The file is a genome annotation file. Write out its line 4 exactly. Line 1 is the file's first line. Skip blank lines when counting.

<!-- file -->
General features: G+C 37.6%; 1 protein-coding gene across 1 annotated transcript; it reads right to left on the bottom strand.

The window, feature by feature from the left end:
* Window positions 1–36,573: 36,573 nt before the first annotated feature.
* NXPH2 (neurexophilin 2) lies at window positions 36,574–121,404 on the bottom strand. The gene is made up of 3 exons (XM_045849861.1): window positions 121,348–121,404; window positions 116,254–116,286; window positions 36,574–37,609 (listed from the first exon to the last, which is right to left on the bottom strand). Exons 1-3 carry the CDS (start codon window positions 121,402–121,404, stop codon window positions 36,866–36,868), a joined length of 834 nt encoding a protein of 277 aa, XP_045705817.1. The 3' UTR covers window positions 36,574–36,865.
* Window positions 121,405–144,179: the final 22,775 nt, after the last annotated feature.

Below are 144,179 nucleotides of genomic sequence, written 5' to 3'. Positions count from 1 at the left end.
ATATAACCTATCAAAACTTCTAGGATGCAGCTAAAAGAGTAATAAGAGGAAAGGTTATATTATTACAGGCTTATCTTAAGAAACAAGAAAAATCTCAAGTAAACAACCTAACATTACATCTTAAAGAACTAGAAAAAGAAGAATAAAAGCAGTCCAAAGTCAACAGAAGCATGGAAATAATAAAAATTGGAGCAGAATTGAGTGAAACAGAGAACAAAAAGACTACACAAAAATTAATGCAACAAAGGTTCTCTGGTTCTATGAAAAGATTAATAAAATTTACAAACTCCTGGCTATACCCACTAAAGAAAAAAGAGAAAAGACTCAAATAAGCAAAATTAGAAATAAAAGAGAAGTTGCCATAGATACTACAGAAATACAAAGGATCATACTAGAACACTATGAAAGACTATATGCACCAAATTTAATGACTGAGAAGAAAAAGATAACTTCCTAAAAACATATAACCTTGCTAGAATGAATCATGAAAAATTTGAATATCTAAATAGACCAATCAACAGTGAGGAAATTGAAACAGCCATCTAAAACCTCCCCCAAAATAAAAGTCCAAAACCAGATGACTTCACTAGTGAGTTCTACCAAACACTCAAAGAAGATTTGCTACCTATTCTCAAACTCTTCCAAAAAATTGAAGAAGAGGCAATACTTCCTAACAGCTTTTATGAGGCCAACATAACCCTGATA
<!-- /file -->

* NXPH2 (neurexophilin 2) lies at window positions 36,574–121,404 on the bottom strand. The gene is made up of 3 exons (XM_045849861.1): window positions 121,348–121,404; window positions 116,254–116,286; window positions 36,574–37,609 (listed from the first exon to the last, which is right to left on the bottom strand). Exons 1-3 carry the CDS (start codon window positions 121,402–121,404, stop codon window positions 36,866–36,868), a joined length of 834 nt encoding a protein of 277 aa, XP_045705817.1. The 3' UTR covers window positions 36,574–36,865.